Next, Gregor considers the inconvenience of his newly adult beetle body, the squeaking insect tones that have replaced his voice, his struggle to get up from bed. He decides: he has a cold. This soon will pass. Reasonable. He chooses to lay for a while longer, “breathing lightly as if he perhaps expected the total stillness to bring things back to their real and natural state.”
girl, not this. please not this.
In England, the heat is like no other. Not just the heat of July 2021 which is apocalyptic and to which we are are largely apathetic because — haven’t we got enough to deal with? I’m talking about the heat of always.
The heat of always in England is a meteorological anomaly, in that it comes from below. It rises, muddled and warm, from just beneath the surface. It awakens slowly, stretches towards the sky and then settles like a depressed cloud. We’re all just wading through it and breathing in the hot remnants of old puddles, soaked potholes and pavements. We face upwards to bask and the Sun just laughs and laughs and laughs: look down you sweaty idiots. The hot, hot heat is pooling beneath your feet.**
Maybe it was all the sticky, rolling beads crawling down my spine. Or the temp-induced eczema flare-up. Or that video of Matt Hancock making out with Gina Colandagelo. Or the anti-lockdown protestors chanting away for their liberties very ironically on Freedom Day (are we really calling it that? Like, officially?). Or the feeling of being dragged underneath the slow-moving tire wheel on a road trip that surely ends like The Wicker Man but in the ocean. Or a creeping sense of ok-ness; an alarming potential. Maybe it was all of those things or none of them or some others, but for whatever reason, I got thinking about insects. And shedding. But also: girl, not this. The meme crawled out from behind the rounded, dusty corner of Couch to 5K and was like: u summoned?
I thought about the meme and I thought about shedding and so I spent some time Googling beetles. In order to grow, a baby beetle (my palatable name for larva) must shed. The process is known as moulting and happens between 7-15 times in this stage of the beetle lifecycle according to the first few results. It seems like an intense amount of starting over, but it’s only way they can reach their adult form. Certain types of baby beetles prop their shedded exoskeleton over top of them like a tent, I kid you not. Beneath it, they are vulnerable and fresh but knowing; re-born without the luxury of bright-eyed Day One. These beetles have lived long enough to recognise that they need a shield of their former selves as protection from the fears they’ve already lived.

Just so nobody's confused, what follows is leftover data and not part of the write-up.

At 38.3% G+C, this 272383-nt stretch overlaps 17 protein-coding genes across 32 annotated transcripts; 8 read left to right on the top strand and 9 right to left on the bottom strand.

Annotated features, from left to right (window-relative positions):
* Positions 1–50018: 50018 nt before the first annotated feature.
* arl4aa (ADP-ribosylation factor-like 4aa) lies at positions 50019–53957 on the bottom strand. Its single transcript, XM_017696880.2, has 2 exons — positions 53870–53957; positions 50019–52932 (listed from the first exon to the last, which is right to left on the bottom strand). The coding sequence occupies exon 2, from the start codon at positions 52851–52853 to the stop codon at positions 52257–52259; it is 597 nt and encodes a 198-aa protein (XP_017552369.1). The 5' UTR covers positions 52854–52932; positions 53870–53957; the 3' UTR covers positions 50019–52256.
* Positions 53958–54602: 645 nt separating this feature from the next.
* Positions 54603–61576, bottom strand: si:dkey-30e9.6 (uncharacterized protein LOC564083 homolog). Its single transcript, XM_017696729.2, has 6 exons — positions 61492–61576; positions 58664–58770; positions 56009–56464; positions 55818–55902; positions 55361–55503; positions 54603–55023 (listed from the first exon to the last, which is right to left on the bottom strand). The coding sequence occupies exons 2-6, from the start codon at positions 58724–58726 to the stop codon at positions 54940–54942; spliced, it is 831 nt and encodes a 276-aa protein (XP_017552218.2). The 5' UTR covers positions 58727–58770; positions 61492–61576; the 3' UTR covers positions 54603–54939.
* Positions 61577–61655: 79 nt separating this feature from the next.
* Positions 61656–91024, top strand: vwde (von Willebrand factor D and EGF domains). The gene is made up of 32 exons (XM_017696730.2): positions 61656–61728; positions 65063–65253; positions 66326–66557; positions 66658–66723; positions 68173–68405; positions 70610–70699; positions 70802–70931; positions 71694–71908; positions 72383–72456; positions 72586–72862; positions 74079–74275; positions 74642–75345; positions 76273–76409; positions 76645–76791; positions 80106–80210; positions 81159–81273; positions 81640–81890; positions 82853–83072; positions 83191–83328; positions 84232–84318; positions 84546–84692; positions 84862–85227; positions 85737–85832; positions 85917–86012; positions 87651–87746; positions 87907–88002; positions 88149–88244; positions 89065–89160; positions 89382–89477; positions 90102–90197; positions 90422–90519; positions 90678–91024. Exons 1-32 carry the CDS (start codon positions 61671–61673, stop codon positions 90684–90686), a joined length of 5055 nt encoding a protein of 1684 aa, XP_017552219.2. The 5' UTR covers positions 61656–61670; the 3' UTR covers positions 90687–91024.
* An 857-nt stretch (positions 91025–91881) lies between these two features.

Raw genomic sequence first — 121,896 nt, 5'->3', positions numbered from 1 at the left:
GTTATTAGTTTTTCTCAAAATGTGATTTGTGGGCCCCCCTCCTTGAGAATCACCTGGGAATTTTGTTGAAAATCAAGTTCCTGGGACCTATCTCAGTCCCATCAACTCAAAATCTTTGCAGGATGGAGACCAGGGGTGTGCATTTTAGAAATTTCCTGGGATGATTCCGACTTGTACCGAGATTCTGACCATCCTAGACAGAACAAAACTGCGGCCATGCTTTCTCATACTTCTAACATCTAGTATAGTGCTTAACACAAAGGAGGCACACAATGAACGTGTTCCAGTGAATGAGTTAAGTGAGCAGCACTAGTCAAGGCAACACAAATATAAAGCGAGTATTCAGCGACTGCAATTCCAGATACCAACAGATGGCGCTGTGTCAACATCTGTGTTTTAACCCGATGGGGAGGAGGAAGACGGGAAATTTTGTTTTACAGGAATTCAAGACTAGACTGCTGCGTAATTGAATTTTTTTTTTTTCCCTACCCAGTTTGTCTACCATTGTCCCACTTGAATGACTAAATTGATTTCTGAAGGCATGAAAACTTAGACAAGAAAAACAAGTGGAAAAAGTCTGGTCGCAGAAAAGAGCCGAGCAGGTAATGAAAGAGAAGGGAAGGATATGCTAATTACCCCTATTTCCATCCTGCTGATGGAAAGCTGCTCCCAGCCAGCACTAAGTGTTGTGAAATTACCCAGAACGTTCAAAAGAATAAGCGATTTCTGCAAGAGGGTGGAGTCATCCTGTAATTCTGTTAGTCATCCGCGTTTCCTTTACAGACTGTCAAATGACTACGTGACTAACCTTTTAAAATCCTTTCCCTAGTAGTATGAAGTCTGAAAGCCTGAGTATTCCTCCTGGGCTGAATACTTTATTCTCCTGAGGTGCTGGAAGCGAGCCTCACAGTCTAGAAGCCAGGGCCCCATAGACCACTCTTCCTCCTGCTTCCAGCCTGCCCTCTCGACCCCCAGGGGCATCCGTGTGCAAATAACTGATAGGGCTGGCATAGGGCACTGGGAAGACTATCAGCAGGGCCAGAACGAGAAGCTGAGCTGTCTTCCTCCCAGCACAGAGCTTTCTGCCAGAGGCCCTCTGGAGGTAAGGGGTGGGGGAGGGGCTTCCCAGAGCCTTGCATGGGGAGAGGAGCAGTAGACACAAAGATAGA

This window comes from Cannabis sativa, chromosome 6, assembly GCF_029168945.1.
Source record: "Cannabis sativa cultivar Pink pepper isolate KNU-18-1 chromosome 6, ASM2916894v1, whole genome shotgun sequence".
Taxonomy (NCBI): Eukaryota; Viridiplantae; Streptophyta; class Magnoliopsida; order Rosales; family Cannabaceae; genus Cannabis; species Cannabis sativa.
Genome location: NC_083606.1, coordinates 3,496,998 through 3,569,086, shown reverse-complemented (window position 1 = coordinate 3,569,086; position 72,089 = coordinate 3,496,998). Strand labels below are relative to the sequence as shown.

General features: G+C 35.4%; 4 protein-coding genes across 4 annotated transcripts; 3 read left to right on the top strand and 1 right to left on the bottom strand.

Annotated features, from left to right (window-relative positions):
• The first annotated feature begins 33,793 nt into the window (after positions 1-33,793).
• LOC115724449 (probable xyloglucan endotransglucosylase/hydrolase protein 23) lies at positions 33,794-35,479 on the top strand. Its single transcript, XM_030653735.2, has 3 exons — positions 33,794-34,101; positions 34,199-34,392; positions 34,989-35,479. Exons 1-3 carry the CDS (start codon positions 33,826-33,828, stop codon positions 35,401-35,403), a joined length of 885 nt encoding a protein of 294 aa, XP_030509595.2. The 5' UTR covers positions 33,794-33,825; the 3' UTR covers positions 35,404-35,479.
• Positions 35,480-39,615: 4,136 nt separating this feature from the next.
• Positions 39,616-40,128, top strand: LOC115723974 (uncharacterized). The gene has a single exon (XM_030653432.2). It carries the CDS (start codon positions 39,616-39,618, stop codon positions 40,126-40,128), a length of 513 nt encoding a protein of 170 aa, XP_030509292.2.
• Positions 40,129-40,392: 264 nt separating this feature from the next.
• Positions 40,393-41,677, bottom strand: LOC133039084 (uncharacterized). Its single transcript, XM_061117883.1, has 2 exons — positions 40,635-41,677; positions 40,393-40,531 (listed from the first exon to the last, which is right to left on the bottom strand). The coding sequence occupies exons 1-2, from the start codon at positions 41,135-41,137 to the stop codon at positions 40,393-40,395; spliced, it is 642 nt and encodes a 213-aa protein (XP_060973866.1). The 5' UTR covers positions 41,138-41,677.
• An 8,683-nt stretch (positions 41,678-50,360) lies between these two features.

Real beetles have a lot more going for them than the salesman turned beetle Gregor Samsa. Real beetles just get on with it. They aren’t paralysed by transformation; or the feeling that they’ve shed themselves raw and expectant in a world so doomful and surreal that even Kafka couldn’t have dreamt it up. For us, for Gregor, for me, July 2021 is not the ideal backdrop for letting go of coarsened, former selves. But, like it or not, I woke up one day to discover I was moulting my way through heat and time like: girl, not this. But maybe it’s ok. Layers of deadened exoskeleton peeling away, making space for something softer and new.
* if you are the meme creator plz let me credit you
** no scientific evidence to support this